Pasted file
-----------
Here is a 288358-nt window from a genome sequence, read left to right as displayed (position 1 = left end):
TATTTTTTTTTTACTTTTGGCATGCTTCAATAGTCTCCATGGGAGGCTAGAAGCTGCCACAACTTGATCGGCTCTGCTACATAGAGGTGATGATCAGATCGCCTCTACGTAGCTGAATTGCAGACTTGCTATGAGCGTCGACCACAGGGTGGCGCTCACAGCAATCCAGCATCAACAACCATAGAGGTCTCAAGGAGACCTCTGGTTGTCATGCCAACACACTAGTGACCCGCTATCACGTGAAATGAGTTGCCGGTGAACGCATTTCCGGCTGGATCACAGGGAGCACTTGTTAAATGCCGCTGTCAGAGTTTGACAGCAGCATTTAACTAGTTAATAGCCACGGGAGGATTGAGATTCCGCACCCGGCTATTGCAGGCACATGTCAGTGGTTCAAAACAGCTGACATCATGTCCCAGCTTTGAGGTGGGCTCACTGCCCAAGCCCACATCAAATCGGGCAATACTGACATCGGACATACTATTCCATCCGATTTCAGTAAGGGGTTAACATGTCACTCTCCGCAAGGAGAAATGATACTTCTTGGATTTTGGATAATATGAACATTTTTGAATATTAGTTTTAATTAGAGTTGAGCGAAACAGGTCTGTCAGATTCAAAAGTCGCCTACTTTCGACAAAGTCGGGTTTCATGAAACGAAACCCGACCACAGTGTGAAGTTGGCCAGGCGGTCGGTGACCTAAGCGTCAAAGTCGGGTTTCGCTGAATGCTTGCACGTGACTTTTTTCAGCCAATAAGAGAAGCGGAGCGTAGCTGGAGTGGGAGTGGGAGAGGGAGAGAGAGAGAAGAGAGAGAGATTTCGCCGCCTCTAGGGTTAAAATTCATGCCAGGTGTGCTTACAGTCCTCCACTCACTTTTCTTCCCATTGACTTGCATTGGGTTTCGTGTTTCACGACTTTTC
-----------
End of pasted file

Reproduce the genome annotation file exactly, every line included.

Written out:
Here is a 288358-nt window from a genome sequence, read left to right as displayed (position 1 = left end):
TATTTTTTTTTTACTTTTGGCATGCTTCAATAGTCTCCATGGGAGGCTAGAAGCTGCCACAACTTGATCGGCTCTGCTACATAGAGGTGATGATCAGATCGCCTCTACGTAGCTGAATTGCAGACTTGCTATGAGCGTCGACCACAGGGTGGCGCTCACAGCAATCCAGCATCAACAACCATAGAGGTCTCAAGGAGACCTCTGGTTGTCATGCCAACACACTAGTGACCCGCTATCACGTGAAATGAGTTGCCGGTGAACGCATTTCCGGCTGGATCACAGGGAGCACTTGTTAAATGCCGCTGTCAGAGTTTGACAGCAGCATTTAACTAGTTAATAGCCACGGGAGGATTGAGATTCCGCACCCGGCTATTGCAGGCACATGTCAGTGGTTCAAAACAGCTGACATCATGTCCCAGCTTTGAGGTGGGCTCACTGCCCAAGCCCACATCAAATCGGGCAATACTGACATCGGACATACTATTCCATCCGATTTCAGTAAGGGGTTAACATGTCACTCTCCGCAAGGAGAAATGATACTTCTTGGATTTTGGATAATATGAACATTTTTGAATATTAGTTTTAATTAGAGTTGAGCGAAACAGGTCTGTCAGATTCAAAAGTCGCCTACTTTCGACAAAGTCGGGTTTCATGAAACGAAACCCGACCACAGTGTGAAGTTGGCCAGGCGGTCGGTGACCTAAGCGTCAAAGTCGGGTTTCGCTGAATGCTTGCACGTGACTTTTTTCAGCCAATAAGAGAAGCGGAGCGTAGCTGGAGTGGGAGTGGGAGAGGGAGAGAGAGAGAAGAGAGAGAGATTTCGCCGCCTCTAGGGTTAAAATTCATGCCAGGTGTGCTTACAGTCCTCCACTCACTTTTCTTCCCATTGACTTGCATTGGGTTTCGTGTTTCACGACTTTTC